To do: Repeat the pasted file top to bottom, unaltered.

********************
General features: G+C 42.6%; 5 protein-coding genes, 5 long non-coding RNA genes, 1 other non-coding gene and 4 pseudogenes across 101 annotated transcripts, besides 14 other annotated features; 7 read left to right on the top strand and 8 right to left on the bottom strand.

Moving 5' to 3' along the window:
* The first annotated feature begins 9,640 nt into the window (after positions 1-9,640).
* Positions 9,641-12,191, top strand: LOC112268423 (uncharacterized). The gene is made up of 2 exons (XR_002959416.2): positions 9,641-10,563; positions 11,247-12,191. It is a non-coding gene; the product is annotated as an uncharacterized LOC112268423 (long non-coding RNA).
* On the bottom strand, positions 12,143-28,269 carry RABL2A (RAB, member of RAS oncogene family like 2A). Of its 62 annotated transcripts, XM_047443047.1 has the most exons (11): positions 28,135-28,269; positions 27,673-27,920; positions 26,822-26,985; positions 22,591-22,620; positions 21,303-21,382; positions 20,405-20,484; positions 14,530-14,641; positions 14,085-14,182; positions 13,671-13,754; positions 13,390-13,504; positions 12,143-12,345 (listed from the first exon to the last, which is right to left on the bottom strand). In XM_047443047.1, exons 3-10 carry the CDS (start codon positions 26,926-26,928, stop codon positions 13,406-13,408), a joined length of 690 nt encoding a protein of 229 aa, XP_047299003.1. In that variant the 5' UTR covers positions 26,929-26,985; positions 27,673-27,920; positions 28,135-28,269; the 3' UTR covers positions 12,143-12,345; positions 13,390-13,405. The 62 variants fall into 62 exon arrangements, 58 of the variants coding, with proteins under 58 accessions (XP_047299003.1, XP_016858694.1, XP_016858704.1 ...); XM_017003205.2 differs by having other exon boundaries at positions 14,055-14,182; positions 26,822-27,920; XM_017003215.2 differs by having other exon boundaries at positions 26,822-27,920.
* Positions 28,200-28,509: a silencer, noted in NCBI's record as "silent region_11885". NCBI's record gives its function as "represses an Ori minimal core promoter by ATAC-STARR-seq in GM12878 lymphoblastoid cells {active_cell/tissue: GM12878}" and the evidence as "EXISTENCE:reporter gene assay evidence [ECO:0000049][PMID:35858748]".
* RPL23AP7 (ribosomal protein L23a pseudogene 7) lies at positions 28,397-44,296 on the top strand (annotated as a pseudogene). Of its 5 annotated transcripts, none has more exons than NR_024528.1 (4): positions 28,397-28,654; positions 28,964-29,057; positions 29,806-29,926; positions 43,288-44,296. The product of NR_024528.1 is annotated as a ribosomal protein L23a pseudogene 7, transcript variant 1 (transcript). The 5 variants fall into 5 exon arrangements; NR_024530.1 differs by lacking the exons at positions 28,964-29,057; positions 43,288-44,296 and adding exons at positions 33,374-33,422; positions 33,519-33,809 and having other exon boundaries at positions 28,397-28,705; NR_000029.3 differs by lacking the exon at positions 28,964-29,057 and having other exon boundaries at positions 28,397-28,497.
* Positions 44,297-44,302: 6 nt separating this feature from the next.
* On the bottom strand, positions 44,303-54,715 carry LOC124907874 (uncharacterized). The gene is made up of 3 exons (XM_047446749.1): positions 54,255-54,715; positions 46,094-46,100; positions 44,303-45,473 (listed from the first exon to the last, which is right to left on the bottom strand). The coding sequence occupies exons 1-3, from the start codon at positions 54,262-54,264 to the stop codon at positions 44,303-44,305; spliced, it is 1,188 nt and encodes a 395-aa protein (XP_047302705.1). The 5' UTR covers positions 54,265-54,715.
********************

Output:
General features: G+C 42.6%; 5 protein-coding genes, 5 long non-coding RNA genes, 1 other non-coding gene and 4 pseudogenes across 101 annotated transcripts, besides 14 other annotated features; 7 read left to right on the top strand and 8 right to left on the bottom strand.

Moving 5' to 3' along the window:
* The first annotated feature begins 9,640 nt into the window (after positions 1-9,640).
* Positions 9,641-12,191, top strand: LOC112268423 (uncharacterized). The gene is made up of 2 exons (XR_002959416.2): positions 9,641-10,563; positions 11,247-12,191. It is a non-coding gene; the product is annotated as an uncharacterized LOC112268423 (long non-coding RNA).
* On the bottom strand, positions 12,143-28,269 carry RABL2A (RAB, member of RAS oncogene family like 2A). Of its 62 annotated transcripts, XM_047443047.1 has the most exons (11): positions 28,135-28,269; positions 27,673-27,920; positions 26,822-26,985; positions 22,591-22,620; positions 21,303-21,382; positions 20,405-20,484; positions 14,530-14,641; positions 14,085-14,182; positions 13,671-13,754; positions 13,390-13,504; positions 12,143-12,345 (listed from the first exon to the last, which is right to left on the bottom strand). In XM_047443047.1, exons 3-10 carry the CDS (start codon positions 26,926-26,928, stop codon positions 13,406-13,408), a joined length of 690 nt encoding a protein of 229 aa, XP_047299003.1. In that variant the 5' UTR covers positions 26,929-26,985; positions 27,673-27,920; positions 28,135-28,269; the 3' UTR covers positions 12,143-12,345; positions 13,390-13,405. The 62 variants fall into 62 exon arrangements, 58 of the variants coding, with proteins under 58 accessions (XP_047299003.1, XP_016858694.1, XP_016858704.1 ...); XM_017003205.2 differs by having other exon boundaries at positions 14,055-14,182; positions 26,822-27,920; XM_017003215.2 differs by having other exon boundaries at positions 26,822-27,920.
* Positions 28,200-28,509: a silencer, noted in NCBI's record as "silent region_11885". NCBI's record gives its function as "represses an Ori minimal core promoter by ATAC-STARR-seq in GM12878 lymphoblastoid cells {active_cell/tissue: GM12878}" and the evidence as "EXISTENCE:reporter gene assay evidence [ECO:0000049][PMID:35858748]".
* RPL23AP7 (ribosomal protein L23a pseudogene 7) lies at positions 28,397-44,296 on the top strand (annotated as a pseudogene). Of its 5 annotated transcripts, none has more exons than NR_024528.1 (4): positions 28,397-28,654; positions 28,964-29,057; positions 29,806-29,926; positions 43,288-44,296. The product of NR_024528.1 is annotated as a ribosomal protein L23a pseudogene 7, transcript variant 1 (transcript). The 5 variants fall into 5 exon arrangements; NR_024530.1 differs by lacking the exons at positions 28,964-29,057; positions 43,288-44,296 and adding exons at positions 33,374-33,422; positions 33,519-33,809 and having other exon boundaries at positions 28,397-28,705; NR_000029.3 differs by lacking the exon at positions 28,964-29,057 and having other exon boundaries at positions 28,397-28,497.
* Positions 44,297-44,302: 6 nt separating this feature from the next.
* On the bottom strand, positions 44,303-54,715 carry LOC124907874 (uncharacterized). The gene is made up of 3 exons (XM_047446749.1): positions 54,255-54,715; positions 46,094-46,100; positions 44,303-45,473 (listed from the first exon to the last, which is right to left on the bottom strand). The coding sequence occupies exons 1-3, from the start codon at positions 54,262-54,264 to the stop codon at positions 44,303-44,305; spliced, it is 1,188 nt and encodes a 395-aa protein (XP_047302705.1). The 5' UTR covers positions 54,265-54,715.